Clawbot debuts through Rockford’s ‘Project Lead the Way’ course

Jake Boken (left) and Ben Skinner, Rockford High School  juniors, with their creation of “Clawbot” through Project Lead the Way. (submitted photo)

Jake Boken (left) and Ben Skinner, Rockford High School juniors, with their creation of “Clawbot” through Project Lead the Way. (submitted photo)

Rockford High School has implemented Project Lead the Way courses as a way to help students find a path to college and career readiness.

Currently, Rockford High School is offering two such courses: Introduction to Engineering Design and Principles of Engineering, on a two-year rotating cycle. Last year, students were able to enroll in the design class and this year, Principles of Engineering is offered, with the design class set to return in 2014-15.  Rockford High School is partnering with the Wright Technical Center in this college- and career-readiness venture. Students who have taken the two engineering classes and wish to enroll in additional Project Lead the Way  courses may do so at Wright Technical Center in their junior and senior years.

In his 2005 book “The World is Flat”, author Thomas Friedman wrote about the shortage of engineering graduates being produced by U.S. colleges. In K-12 education, that shortage spawned a number of programs aimed at increasing student interest in the disciplines of science, technology, engineering and math, or STEM. Rockford Area Schools created a STEM magnet school, Rockford Middle School – Center for Environmental Studies. More recently, Rockford High School added elective courses in its technology education department.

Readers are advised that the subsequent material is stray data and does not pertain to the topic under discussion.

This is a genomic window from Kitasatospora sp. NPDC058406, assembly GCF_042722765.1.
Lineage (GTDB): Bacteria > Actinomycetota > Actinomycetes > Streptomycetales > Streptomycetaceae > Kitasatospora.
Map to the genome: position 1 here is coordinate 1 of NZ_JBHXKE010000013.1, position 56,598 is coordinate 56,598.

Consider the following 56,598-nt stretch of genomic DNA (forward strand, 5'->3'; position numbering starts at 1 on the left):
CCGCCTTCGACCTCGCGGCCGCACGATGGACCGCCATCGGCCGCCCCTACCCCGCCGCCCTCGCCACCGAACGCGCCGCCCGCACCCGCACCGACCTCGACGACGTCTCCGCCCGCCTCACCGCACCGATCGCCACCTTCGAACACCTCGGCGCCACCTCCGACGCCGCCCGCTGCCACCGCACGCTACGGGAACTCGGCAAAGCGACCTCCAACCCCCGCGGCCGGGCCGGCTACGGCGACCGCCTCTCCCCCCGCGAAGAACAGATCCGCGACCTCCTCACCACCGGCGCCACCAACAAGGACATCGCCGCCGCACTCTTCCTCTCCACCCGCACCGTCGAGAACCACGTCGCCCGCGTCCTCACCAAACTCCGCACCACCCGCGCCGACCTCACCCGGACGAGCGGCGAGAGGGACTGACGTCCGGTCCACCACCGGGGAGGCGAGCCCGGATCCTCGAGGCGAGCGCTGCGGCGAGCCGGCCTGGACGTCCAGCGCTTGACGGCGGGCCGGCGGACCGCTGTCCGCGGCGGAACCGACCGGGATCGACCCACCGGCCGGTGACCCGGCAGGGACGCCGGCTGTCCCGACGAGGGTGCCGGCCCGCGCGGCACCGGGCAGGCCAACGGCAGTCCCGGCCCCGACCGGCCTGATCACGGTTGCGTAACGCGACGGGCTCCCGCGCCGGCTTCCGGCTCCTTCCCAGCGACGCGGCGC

Project Lead the Way is recognized as a leading activities-based, project-based and problem-based program for middle and high school STEM education.  The program has its own certification program for schools wishing to participate. It uses industry-standard software in its programs, exposing students to “real-world” problems and applications.

“Project Lead The Way is a great opportunity for students to apply the theoretical knowledge they learn in science and mathematics,” instructor Jonathan Rau said. “By introducing both design and problem-solving challenges to students, they get to experience firsthand how the algebra and physics they learned in first hour is used in real life. (Project Lead the Way) is a great program that helps tie all learning together.”

Ben Skinner, a junior at the high school, said, “What I like most about (Principles of Engineering) is the challenges it presents for me.”

His classmate, junior Jake Boken, in answering the same question, had this to say: “Building robots, learning engineering and completing the challenges we face.”

Just recently, Skinner and Boken put the finishing touches on a “Clawbot,” a robot with a working claw mounted to its front.

The high school is exploring the possibility of providing opportunities for eligible students to receive college credits through a local technical college upon completion of these courses. Such “articulation agreements” are common between technical colleges and high schools in many areas of study.

As Friedman noted in “The World is Flat,”  U.S. students are now competing not with just their neighbors or with students across the nation, but with students throughout the world.

Rockford High School Principal Ryan Jensen said, “We hope that our (Project Lead the Way) program blossoms into a strong component of our course offerings and helps position our students to be prepared for college and career readiness upon graduation.”

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